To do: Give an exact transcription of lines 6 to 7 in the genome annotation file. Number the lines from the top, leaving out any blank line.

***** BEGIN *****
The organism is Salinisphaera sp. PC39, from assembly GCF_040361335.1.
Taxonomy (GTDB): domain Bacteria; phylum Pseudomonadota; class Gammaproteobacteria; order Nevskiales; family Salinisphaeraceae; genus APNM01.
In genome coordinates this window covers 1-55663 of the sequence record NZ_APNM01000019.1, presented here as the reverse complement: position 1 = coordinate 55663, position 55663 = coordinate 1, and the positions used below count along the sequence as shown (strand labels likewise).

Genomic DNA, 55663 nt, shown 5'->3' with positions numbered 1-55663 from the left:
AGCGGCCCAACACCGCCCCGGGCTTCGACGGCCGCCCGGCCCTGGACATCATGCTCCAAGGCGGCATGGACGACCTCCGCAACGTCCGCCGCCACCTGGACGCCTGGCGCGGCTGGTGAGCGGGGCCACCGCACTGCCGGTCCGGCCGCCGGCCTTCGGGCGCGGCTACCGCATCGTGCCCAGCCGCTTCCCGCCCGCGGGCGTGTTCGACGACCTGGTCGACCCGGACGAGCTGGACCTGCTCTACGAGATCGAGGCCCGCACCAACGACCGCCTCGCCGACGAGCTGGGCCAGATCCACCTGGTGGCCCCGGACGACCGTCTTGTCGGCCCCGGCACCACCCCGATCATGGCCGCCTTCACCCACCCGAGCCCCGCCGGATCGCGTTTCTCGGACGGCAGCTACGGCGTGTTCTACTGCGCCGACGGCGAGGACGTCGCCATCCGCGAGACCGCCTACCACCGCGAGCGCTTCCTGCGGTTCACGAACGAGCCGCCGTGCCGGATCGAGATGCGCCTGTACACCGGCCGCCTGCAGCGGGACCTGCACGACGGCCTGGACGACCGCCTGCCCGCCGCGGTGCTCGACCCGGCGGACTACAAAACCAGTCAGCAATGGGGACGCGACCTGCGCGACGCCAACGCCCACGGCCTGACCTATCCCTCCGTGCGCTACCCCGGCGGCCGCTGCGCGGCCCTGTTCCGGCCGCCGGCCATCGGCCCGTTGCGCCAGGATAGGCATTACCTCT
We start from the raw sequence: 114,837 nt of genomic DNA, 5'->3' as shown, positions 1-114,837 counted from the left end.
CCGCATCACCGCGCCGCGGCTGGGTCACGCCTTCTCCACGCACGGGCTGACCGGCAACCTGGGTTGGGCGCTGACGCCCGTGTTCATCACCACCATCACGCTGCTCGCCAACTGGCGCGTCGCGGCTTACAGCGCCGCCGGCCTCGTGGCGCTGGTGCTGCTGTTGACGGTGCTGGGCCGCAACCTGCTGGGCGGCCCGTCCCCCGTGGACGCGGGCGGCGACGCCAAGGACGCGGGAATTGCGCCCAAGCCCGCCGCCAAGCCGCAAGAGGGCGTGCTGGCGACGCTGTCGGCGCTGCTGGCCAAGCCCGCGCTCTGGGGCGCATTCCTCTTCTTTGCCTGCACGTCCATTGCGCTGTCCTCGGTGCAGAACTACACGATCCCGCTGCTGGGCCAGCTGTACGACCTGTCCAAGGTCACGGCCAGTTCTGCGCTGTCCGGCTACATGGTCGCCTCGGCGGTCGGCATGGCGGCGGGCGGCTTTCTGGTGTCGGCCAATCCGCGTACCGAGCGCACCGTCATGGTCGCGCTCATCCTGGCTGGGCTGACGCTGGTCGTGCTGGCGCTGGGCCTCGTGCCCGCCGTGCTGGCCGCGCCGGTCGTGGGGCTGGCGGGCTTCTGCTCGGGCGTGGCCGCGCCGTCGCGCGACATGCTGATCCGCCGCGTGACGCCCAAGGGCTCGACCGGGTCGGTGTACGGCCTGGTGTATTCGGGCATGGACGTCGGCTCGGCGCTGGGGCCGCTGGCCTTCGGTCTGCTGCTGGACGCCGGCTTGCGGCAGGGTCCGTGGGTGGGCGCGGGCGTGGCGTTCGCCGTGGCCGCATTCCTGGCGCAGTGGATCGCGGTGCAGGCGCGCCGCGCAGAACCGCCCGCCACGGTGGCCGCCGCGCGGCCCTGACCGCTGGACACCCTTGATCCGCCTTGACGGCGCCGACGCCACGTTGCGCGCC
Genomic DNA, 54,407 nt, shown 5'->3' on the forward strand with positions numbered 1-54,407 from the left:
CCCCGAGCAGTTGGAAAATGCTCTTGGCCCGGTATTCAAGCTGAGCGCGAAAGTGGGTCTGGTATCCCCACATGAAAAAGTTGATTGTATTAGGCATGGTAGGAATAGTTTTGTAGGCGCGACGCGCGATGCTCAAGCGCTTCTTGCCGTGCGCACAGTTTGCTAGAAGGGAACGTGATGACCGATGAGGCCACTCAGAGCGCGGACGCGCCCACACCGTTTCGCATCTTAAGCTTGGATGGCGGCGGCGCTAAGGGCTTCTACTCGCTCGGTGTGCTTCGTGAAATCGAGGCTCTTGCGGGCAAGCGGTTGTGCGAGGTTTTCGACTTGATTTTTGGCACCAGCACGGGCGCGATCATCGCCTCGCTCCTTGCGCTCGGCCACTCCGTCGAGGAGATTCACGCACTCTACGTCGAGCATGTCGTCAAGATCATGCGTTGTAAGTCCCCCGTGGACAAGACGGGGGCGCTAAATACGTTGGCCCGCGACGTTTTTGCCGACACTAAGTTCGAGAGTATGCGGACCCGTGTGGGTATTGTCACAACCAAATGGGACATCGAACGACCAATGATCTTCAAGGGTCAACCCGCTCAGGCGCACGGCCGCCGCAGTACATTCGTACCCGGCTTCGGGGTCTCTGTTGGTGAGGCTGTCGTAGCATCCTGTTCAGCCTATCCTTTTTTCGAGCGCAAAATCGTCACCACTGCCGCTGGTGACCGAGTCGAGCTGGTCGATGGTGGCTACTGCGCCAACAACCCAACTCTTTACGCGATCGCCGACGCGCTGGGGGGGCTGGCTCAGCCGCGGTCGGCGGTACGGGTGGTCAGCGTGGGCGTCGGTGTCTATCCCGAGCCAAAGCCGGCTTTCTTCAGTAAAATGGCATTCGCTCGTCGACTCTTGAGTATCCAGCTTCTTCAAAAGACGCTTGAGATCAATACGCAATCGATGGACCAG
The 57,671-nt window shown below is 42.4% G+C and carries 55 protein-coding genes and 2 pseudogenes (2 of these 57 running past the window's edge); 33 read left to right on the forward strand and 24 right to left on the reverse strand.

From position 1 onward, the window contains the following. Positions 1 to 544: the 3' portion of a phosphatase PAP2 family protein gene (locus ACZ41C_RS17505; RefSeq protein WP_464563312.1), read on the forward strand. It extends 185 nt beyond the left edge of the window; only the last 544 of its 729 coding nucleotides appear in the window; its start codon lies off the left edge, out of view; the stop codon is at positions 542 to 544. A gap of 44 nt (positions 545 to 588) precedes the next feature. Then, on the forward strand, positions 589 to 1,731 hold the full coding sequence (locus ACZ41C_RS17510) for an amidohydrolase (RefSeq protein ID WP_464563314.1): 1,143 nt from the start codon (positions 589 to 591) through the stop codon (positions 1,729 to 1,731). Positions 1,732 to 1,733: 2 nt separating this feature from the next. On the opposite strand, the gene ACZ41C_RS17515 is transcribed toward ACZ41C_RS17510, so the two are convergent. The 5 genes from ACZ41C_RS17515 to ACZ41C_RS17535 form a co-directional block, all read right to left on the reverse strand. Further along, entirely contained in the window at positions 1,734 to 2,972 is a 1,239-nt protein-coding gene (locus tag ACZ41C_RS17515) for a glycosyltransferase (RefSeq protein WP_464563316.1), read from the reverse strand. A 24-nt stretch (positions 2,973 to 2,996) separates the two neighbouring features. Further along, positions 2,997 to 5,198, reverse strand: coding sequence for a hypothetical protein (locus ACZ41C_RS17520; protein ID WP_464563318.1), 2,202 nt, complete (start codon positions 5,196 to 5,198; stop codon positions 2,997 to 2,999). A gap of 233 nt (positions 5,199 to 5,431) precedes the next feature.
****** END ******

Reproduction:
We start from the raw sequence: 114,837 nt of genomic DNA, 5'->3' as shown, positions 1-114,837 counted from the left end.
CCGCATCACCGCGCCGCGGCTGGGTCACGCCTTCTCCACGCACGGGCTGACCGGCAACCTGGGTTGGGCGCTGACGCCCGTGTTCATCACCACCATCACGCTGCTCGCCAACTGGCGCGTCGCGGCTTACAGCGCCGCCGGCCTCGTGGCGCTGGTGCTGCTGTTGACGGTGCTGGGCCGCAACCTGCTGGGCGGCCCGTCCCCCGTGGACGCGGGCGGCGACGCCAAGGACGCGGGAATTGCGCCCAAGCCCGCCGCCAAGCCGCAAGAGGGCGTGCTGGCGACGCTGTCGGCGCTGCTGGCCAAGCCCGCGCTCTGGGGCGCATTCCTCTTCTTTGCCTGCACGTCCATTGCGCTGTCCTCGGTGCAGAACTACACGATCCCGCTGCTGGGCCAGCTGTACGACCTGTCCAAGGTCACGGCCAGTTCTGCGCTGTCCGGCTACATGGTCGCCTCGGCGGTCGGCATGGCGGCGGGCGGCTTTCTGGTGTCGGCCAATCCGCGTACCGAGCGCACCGTCATGGTCGCGCTCATCCTGGCTGGGCTGACGCTGGTCGTGCTGGCGCTGGGCCTCGTGCCCGCCGTGCTGGCCGCGCCGGTCGTGGGGCTGGCGGGCTTCTGCTCGGGCGTGGCCGCGCCGTCGCGCGACATGCTGATCCGCCGCGTGACGCCCAAGGGCTCGACCGGGTCGGTGTACGGCCTGGTGTATTCGGGCATGGACGTCGGCTCGGCGCTGGGGCCGCTGGCCTTCGGTCTGCTGCTGGACGCCGGCTTGCGGCAGGGTCCGTGGGTGGGCGCGGGCGTGGCGTTCGCCGTGGCCGCATTCCTGGCGCAGTGGATCGCGGTGCAGGCGCGCCGCGCAGAACCGCCCGCCACGGTGGCCGCCGCGCGGCCCTGACCGCTGGACACCCTTGATCCGCCTTGACGGCGCCGACGCCACGTTGCGCGCC